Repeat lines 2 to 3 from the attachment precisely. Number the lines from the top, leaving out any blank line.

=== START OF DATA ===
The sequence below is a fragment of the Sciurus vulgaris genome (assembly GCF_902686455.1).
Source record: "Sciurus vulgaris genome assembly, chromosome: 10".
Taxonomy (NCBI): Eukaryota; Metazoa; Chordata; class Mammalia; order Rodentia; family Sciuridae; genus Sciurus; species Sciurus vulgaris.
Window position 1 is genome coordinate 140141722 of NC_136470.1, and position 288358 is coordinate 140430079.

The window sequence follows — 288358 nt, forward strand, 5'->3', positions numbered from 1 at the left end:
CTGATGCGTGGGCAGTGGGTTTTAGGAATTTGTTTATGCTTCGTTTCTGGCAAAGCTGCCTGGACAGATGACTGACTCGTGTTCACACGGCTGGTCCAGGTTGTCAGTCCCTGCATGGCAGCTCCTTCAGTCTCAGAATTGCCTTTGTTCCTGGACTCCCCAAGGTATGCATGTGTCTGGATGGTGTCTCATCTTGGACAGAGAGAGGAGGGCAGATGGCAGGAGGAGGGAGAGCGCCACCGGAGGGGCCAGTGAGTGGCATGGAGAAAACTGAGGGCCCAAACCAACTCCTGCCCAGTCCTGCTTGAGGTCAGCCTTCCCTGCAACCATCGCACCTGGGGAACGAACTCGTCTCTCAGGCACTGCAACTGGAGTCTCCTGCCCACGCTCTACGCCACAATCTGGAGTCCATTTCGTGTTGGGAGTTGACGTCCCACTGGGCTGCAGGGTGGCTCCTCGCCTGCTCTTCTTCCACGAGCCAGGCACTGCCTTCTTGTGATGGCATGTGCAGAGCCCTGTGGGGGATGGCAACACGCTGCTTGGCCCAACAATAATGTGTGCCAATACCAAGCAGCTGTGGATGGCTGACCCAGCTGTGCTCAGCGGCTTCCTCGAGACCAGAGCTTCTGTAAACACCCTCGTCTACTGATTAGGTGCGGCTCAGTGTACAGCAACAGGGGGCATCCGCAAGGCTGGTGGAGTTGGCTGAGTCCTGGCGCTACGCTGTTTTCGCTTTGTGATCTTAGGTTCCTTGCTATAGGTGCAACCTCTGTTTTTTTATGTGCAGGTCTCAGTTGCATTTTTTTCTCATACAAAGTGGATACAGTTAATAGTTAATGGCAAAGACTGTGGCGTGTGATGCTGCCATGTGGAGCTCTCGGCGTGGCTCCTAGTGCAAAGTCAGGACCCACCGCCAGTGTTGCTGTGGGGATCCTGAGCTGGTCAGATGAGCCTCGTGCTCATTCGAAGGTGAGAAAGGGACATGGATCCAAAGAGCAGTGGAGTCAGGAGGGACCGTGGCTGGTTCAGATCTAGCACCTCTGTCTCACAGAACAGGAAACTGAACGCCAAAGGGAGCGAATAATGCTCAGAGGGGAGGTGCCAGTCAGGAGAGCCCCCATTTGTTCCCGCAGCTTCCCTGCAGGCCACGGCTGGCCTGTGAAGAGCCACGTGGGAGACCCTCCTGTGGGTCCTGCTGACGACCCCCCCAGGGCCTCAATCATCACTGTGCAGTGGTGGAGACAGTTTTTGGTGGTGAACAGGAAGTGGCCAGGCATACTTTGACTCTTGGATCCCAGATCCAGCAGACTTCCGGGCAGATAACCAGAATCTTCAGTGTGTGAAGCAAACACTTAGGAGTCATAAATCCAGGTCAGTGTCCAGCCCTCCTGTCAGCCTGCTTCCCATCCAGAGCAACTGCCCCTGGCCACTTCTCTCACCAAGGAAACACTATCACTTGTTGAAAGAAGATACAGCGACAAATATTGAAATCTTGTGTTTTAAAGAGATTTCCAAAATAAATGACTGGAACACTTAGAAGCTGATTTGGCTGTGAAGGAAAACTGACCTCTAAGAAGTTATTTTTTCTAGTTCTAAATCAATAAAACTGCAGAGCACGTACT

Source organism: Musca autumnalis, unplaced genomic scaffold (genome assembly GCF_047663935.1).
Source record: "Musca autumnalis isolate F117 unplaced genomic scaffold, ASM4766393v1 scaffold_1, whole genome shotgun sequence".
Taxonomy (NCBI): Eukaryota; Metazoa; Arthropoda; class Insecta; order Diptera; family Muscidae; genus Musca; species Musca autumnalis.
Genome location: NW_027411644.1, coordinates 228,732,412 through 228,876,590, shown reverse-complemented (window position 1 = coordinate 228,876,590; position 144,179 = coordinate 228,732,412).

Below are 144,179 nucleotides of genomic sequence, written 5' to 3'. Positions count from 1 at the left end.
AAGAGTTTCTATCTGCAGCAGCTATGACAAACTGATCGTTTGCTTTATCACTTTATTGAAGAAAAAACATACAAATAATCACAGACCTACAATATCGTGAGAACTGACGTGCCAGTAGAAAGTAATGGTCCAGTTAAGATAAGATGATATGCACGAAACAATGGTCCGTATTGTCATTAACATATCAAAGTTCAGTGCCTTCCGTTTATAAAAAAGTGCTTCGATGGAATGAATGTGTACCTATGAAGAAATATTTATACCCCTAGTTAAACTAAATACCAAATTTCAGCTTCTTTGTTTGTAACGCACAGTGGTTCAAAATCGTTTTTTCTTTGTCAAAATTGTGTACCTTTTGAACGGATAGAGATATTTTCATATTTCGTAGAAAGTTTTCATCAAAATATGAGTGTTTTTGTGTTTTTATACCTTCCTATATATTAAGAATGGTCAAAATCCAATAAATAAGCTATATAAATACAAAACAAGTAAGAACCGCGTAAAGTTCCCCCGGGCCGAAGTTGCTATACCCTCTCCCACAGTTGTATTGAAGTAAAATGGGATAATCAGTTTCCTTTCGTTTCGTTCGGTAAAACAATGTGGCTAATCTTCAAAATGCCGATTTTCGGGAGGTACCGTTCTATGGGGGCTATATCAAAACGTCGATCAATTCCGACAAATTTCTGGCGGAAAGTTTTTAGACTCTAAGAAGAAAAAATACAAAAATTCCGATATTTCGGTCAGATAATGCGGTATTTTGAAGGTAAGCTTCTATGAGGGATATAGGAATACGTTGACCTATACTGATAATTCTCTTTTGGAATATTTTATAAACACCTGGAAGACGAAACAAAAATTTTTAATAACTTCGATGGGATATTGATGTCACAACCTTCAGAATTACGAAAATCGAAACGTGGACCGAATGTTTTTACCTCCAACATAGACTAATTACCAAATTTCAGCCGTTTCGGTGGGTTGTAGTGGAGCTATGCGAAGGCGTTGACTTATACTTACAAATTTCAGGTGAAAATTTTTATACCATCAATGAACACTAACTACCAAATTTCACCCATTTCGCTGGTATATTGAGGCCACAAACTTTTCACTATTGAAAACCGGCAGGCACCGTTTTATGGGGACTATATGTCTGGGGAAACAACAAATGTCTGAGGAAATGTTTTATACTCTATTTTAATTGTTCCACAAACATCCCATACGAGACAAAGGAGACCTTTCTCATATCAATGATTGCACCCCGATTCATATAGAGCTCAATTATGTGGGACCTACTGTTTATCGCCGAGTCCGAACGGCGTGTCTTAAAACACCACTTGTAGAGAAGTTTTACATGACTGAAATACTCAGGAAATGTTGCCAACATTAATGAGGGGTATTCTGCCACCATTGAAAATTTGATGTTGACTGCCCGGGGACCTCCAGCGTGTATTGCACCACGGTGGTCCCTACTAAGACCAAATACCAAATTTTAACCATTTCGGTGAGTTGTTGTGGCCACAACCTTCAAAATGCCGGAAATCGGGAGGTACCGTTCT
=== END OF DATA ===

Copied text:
Source record: "Sciurus vulgaris genome assembly, chromosome: 10".
Taxonomy (NCBI): Eukaryota; Metazoa; Chordata; class Mammalia; order Rodentia; family Sciuridae; genus Sciurus; species Sciurus vulgaris.